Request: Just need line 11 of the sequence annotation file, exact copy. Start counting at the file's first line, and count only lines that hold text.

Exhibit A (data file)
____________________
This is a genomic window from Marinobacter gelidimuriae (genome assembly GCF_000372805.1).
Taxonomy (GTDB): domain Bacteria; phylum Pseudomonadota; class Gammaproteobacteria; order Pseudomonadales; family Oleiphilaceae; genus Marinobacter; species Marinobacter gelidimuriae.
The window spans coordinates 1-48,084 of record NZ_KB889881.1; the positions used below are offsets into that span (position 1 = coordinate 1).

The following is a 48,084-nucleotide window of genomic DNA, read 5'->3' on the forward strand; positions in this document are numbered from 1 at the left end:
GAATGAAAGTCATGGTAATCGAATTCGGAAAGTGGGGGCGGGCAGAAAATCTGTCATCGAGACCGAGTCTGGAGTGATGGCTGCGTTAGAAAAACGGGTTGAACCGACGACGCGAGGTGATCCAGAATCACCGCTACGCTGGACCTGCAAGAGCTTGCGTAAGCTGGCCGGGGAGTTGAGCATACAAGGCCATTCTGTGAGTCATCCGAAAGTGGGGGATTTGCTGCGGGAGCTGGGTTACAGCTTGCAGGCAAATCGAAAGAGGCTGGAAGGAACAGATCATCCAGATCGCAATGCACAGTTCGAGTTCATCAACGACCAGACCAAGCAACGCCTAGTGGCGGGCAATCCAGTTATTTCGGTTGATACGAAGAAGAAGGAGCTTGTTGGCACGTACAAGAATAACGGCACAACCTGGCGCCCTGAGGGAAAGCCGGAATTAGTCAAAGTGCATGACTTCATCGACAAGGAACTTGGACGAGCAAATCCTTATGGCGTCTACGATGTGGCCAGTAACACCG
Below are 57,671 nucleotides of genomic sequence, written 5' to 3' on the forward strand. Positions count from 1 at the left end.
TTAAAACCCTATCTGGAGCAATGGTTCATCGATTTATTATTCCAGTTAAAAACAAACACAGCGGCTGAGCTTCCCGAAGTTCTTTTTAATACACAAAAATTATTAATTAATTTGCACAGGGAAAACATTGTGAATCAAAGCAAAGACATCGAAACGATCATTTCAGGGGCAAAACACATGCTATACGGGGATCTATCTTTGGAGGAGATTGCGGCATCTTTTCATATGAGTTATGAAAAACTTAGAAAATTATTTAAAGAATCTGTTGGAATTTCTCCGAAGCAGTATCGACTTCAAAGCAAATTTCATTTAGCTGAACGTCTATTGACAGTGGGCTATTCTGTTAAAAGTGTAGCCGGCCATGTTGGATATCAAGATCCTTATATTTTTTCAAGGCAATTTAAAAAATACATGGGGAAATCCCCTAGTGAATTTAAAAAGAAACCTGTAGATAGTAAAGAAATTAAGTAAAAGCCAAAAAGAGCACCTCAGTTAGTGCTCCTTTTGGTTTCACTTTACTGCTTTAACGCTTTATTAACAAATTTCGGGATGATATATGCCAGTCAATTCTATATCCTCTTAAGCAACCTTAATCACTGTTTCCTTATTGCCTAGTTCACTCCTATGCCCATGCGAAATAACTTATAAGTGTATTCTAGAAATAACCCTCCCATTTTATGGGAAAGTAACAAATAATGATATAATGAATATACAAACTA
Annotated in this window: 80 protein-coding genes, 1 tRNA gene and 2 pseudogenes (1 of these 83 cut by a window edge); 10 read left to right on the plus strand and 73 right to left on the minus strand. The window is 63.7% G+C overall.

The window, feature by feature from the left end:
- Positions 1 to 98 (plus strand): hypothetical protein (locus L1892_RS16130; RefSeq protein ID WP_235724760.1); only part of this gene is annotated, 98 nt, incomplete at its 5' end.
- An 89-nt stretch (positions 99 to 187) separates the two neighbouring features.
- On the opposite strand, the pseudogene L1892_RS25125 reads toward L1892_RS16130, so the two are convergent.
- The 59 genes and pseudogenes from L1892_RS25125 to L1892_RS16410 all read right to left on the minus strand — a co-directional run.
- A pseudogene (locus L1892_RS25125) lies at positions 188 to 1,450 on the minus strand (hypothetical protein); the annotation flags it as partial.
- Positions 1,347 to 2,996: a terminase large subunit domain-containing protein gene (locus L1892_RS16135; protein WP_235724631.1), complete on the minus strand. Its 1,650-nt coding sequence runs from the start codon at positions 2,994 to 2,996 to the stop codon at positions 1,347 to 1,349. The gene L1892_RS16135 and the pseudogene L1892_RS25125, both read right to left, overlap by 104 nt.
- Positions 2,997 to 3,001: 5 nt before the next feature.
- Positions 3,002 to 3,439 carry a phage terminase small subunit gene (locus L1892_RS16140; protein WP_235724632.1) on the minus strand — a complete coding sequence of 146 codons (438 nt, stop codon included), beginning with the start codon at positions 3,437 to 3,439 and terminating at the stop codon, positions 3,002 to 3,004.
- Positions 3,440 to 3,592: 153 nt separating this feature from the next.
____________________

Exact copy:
- An 89-nt stretch (positions 99 to 187) separates the two neighbouring features.